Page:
Skeletal muscle is able to restore contractile functionality after injury thanks to a tightly regulated process named muscle regeneration. During this process a large number of different cells skillfully participate at muscle fibers re-building. Following muscle necrosis, debris is removed by macrophages, and Muscle Satellite Cells (MuSCs), the muscle stem cells, are activated and subsequently proliferate, migrate and fuse together to form initially small centro-nucleated fibers. These small fibers become mature after an intense protein synthesis and restore muscle functionality. Besides MuSCs, many other cell populations participate in this complex process, including interstitial non-myogenic cells. In addition, inflammatory cells also play a key role in orchestrating muscle repair. In most muscle dystrophies (MDs), MuSCs fail to properly proliferate, differentiate or replenish the stem cell compartment leading to fibrotic deposition that compromises the contractile ability of muscle. Thus, a complete understanding of the complexity of muscle repair mechanisms and the cell populations involved should allow the design of interventions that attenuate pathogenetic mechanisms without disrupting regenerative processes. In this review we will focus on the contribution of immune cells in the onset and progression of MDs, with particular emphasis on Duchenne Muscular Dystrophy (DMD). In the past years, much has been learned about the crucial role of macrophages and their subtypes in MDs and healthy muscle regeneration. Much less is known about other inflammatory cells, and their eventual cross-talk, although recent observations have highlighted the role of previously under-appreciated cell populations. We will briefly summarize the current knowledge and recent advances made in our understanding of the involvement of different innate immune cells in MDs, and will move on to critically evaluate the possible role of cell populations within the acquired immune response. Revisiting previous observations in the light of recent evidence will likely change our current view of the onset and progression of the disease.

From innate to adaptive immune response in muscular dystrophies and skeletal muscle regeneration: the role of lymphocytes / Madaro, Luca; Bouche', Marina. - In: BIOMED RESEARCH INTERNATIONAL. - ISSN 2314-6141. - ELETTRONICO. - (2014), pp. -----. [10.1155/2014/438675]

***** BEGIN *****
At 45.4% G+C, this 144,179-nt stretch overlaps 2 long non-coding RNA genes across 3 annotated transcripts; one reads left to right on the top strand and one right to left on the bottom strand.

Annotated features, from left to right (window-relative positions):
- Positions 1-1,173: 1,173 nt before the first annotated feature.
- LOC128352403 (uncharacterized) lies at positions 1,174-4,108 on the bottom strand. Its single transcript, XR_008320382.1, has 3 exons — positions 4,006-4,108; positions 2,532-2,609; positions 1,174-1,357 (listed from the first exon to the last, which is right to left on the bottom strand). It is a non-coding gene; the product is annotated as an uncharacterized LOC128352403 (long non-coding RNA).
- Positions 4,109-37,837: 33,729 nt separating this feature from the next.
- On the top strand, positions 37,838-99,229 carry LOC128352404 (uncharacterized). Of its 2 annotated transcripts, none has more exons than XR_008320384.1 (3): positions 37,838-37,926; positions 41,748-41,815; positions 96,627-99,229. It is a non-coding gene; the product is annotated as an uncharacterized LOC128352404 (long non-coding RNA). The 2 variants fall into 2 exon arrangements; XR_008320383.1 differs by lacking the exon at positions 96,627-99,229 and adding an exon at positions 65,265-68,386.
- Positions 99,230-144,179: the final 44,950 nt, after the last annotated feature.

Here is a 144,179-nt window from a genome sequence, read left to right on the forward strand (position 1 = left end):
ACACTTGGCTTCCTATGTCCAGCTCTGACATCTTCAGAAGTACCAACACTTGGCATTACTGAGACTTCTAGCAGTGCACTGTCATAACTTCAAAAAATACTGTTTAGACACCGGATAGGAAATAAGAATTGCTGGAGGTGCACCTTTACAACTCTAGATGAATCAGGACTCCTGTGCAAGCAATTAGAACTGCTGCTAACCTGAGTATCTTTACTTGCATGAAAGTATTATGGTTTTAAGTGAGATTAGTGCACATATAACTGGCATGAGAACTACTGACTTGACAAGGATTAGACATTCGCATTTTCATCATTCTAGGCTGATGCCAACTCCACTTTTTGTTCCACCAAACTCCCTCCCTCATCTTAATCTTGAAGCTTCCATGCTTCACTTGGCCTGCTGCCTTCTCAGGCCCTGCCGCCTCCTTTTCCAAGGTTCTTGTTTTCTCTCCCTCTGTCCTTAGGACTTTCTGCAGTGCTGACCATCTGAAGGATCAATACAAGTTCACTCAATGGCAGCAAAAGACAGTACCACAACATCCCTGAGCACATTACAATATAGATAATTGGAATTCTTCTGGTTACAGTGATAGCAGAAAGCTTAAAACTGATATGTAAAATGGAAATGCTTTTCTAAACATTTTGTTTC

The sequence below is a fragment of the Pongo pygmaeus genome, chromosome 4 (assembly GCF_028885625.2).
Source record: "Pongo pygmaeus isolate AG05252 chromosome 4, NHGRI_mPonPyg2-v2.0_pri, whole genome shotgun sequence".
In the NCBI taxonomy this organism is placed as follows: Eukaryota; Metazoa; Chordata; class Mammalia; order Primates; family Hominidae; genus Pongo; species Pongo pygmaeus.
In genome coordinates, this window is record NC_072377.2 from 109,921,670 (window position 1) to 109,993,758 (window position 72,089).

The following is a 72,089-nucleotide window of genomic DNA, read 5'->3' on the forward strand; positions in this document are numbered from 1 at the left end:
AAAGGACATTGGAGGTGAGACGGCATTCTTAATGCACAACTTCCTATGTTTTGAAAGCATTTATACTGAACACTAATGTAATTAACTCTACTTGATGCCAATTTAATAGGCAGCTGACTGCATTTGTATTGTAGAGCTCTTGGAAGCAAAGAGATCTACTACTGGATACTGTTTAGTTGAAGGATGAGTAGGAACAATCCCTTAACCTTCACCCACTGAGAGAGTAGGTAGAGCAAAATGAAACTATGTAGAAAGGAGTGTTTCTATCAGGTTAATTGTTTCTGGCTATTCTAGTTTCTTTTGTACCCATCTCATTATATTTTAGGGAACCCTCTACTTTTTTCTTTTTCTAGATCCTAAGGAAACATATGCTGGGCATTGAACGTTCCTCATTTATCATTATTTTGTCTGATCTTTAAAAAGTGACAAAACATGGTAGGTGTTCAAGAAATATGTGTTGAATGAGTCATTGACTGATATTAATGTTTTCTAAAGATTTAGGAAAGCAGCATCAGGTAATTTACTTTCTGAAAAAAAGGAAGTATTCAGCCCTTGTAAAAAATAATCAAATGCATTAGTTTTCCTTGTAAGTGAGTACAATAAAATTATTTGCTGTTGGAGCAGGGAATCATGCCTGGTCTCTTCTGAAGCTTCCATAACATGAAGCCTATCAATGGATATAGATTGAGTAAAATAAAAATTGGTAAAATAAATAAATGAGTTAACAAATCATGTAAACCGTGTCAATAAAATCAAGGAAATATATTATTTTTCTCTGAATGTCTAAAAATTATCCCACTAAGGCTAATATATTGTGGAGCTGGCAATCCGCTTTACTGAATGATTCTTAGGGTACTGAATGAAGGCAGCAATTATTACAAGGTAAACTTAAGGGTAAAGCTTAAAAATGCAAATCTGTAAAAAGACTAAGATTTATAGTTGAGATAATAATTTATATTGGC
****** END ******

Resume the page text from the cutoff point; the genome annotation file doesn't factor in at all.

From innate to adaptive immune response in muscular dystrophies and skeletal muscle regeneration: the role of lymphocytes

MADARO, LUCA;BOUCHE', Marina
2014

Abstract

Skeletal muscle is able to restore contractile functionality after injury thanks to a tightly regulated process named muscle regeneration. During this process a large number of different cells skillfully participate at muscle fibers re-building. Following muscle necrosis, debris is removed by macrophages, and Muscle Satellite Cells (MuSCs), the muscle stem cells, are activated and subsequently proliferate, migrate and fuse together to form initially small centro-nucleated fibers. These small fibers become mature after an intense protein synthesis and restore muscle functionality. Besides MuSCs, many other cell populations participate in this complex process, including interstitial non-myogenic cells. In addition, inflammatory cells also play a key role in orchestrating muscle repair. In most muscle dystrophies (MDs), MuSCs fail to properly proliferate, differentiate or replenish the stem cell compartment leading to fibrotic deposition that compromises the contractile ability of muscle. Thus, a complete understanding of the complexity of muscle repair mechanisms and the cell populations involved should allow the design of interventions that attenuate pathogenetic mechanisms without disrupting regenerative processes. In this review we will focus on the contribution of immune cells in the onset and progression of MDs, with particular emphasis on Duchenne Muscular Dystrophy (DMD). In the past years, much has been learned about the crucial role of macrophages and their subtypes in MDs and healthy muscle regeneration. Much less is known about other inflammatory cells, and their eventual cross-talk, although recent observations have highlighted the role of previously under-appreciated cell populations. We will briefly summarize the current knowledge and recent advances made in our understanding of the involvement of different innate immune cells in MDs, and will move on to critically evaluate the possible role of cell populations within the acquired immune response. Revisiting previous observations in the light of recent evidence will likely change our current view of the onset and progression of the disease.
2014
muscular dystrophy; immune response; T cells
01 Pubblicazione su rivista::01a Articolo in rivista
From innate to adaptive immune response in muscular dystrophies and skeletal muscle regeneration: the role of lymphocytes / Madaro, Luca; Bouche', Marina. - In: BIOMED RESEARCH INTERNATIONAL. - ISSN 2314-6141. - ELETTRONICO. - (2014), pp. -----. [10.1155/2014/438675]
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Utilizza questo identificativo per citare o creare un link a questo documento: https://hdl.handle.net/11573/559456
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